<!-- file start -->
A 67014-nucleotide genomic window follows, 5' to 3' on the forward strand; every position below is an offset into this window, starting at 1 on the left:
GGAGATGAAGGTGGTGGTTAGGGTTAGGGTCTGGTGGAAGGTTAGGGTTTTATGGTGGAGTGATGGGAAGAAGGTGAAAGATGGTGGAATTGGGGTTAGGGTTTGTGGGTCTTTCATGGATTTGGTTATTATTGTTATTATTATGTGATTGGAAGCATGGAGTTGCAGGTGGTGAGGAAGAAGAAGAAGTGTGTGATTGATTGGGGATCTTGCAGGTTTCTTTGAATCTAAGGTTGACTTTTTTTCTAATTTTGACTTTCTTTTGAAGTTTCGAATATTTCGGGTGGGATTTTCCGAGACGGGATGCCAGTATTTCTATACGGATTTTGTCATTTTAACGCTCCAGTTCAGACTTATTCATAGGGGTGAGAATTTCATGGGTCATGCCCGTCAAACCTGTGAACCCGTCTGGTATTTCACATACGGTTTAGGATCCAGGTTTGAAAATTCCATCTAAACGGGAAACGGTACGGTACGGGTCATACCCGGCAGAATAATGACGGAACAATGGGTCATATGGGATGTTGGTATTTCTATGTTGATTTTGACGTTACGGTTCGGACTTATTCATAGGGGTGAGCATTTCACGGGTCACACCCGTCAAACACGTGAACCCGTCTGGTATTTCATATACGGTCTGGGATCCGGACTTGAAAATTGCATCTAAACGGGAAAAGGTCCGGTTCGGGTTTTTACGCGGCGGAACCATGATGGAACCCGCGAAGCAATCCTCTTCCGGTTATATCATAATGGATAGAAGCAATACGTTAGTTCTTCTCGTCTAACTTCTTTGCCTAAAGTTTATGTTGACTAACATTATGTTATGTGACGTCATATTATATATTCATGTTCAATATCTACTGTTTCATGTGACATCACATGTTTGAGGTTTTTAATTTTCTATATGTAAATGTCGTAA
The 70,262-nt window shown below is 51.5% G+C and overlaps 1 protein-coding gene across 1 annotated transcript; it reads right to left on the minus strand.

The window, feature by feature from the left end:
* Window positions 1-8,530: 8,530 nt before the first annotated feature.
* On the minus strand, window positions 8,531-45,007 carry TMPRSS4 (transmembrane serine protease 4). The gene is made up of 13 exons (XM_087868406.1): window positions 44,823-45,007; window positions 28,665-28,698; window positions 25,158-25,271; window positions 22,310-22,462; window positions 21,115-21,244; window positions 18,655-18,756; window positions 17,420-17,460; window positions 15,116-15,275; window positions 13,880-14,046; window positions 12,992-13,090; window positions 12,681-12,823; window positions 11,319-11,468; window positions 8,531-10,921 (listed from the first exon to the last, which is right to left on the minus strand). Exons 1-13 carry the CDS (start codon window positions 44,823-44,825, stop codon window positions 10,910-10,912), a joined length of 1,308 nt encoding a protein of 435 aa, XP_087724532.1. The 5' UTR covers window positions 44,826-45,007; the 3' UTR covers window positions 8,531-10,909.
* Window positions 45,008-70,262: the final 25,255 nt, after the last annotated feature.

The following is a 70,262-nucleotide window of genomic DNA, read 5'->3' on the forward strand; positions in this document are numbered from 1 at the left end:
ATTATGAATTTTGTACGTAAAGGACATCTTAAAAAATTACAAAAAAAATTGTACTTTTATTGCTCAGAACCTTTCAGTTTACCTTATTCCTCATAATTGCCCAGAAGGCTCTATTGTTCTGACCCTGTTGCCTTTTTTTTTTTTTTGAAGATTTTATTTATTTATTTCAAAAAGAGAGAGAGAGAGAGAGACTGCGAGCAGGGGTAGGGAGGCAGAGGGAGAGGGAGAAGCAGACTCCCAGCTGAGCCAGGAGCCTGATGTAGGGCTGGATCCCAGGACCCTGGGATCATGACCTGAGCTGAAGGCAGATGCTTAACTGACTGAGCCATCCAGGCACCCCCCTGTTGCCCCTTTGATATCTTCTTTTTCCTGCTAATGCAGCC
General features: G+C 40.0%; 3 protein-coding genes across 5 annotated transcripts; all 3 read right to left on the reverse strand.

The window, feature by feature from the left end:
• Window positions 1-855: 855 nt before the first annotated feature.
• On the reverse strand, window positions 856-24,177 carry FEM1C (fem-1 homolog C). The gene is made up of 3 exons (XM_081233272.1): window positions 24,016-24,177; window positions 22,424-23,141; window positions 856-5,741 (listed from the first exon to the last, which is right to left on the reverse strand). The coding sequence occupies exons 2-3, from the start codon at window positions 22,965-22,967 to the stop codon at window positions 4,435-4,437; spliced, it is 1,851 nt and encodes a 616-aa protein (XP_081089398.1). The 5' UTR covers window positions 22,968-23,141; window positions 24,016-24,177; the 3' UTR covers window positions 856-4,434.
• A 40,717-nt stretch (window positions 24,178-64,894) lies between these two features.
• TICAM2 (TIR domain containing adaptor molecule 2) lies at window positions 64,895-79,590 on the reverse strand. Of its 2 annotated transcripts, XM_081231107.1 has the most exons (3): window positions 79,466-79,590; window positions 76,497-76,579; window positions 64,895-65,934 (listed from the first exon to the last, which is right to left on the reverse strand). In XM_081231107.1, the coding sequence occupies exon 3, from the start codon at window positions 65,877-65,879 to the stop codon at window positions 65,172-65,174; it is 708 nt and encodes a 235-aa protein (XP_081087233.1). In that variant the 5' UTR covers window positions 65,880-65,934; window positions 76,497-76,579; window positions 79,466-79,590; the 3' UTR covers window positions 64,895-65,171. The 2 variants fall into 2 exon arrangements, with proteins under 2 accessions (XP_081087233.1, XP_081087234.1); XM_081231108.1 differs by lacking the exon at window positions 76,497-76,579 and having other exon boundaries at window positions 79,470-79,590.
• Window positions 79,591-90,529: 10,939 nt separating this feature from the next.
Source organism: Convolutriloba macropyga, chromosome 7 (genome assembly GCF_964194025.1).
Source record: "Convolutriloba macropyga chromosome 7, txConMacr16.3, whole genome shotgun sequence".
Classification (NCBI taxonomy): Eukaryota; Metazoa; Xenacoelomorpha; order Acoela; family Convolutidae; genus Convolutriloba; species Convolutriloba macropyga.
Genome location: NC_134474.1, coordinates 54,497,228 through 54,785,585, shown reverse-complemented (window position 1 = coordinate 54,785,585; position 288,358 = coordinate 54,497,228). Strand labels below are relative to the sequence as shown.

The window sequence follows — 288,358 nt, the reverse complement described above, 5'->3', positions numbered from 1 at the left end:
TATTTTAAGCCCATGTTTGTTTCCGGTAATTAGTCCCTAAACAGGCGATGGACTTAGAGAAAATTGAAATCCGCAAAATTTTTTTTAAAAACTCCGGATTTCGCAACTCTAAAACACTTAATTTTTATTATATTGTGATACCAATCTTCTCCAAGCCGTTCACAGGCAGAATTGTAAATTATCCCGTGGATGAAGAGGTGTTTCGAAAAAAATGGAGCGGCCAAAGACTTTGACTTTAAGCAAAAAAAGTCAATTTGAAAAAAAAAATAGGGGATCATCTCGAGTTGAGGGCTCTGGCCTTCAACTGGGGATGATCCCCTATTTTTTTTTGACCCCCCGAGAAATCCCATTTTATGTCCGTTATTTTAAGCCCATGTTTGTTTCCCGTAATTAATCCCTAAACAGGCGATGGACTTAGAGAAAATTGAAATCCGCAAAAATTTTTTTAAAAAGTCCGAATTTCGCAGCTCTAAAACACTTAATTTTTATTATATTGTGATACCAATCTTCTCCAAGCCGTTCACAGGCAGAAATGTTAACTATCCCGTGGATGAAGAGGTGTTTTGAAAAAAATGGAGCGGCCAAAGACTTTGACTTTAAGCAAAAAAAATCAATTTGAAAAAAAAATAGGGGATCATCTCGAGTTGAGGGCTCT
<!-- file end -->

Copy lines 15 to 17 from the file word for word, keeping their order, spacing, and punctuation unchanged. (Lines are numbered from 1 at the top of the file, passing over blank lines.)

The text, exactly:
• TICAM2 (TIR domain containing adaptor molecule 2) lies at window positions 64,895-79,590 on the reverse strand. Of its 2 annotated transcripts, XM_081231107.1 has the most exons (3): window positions 79,466-79,590; window positions 76,497-76,579; window positions 64,895-65,934 (listed from the first exon to the last, which is right to left on the reverse strand). In XM_081231107.1, the coding sequence occupies exon 3, from the start codon at window positions 65,877-65,879 to the stop codon at window positions 65,172-65,174; it is 708 nt and encodes a 235-aa protein (XP_081087233.1). In that variant the 5' UTR covers window positions 65,880-65,934; window positions 76,497-76,579; window positions 79,466-79,590; the 3' UTR covers window positions 64,895-65,171. The 2 variants fall into 2 exon arrangements, with proteins under 2 accessions (XP_081087233.1, XP_081087234.1); XM_081231108.1 differs by lacking the exon at window positions 76,497-76,579 and having other exon boundaries at window positions 79,470-79,590.
• Window positions 79,591-90,529: 10,939 nt separating this feature from the next.
Source organism: Convolutriloba macropyga, chromosome 7 (genome assembly GCF_964194025.1).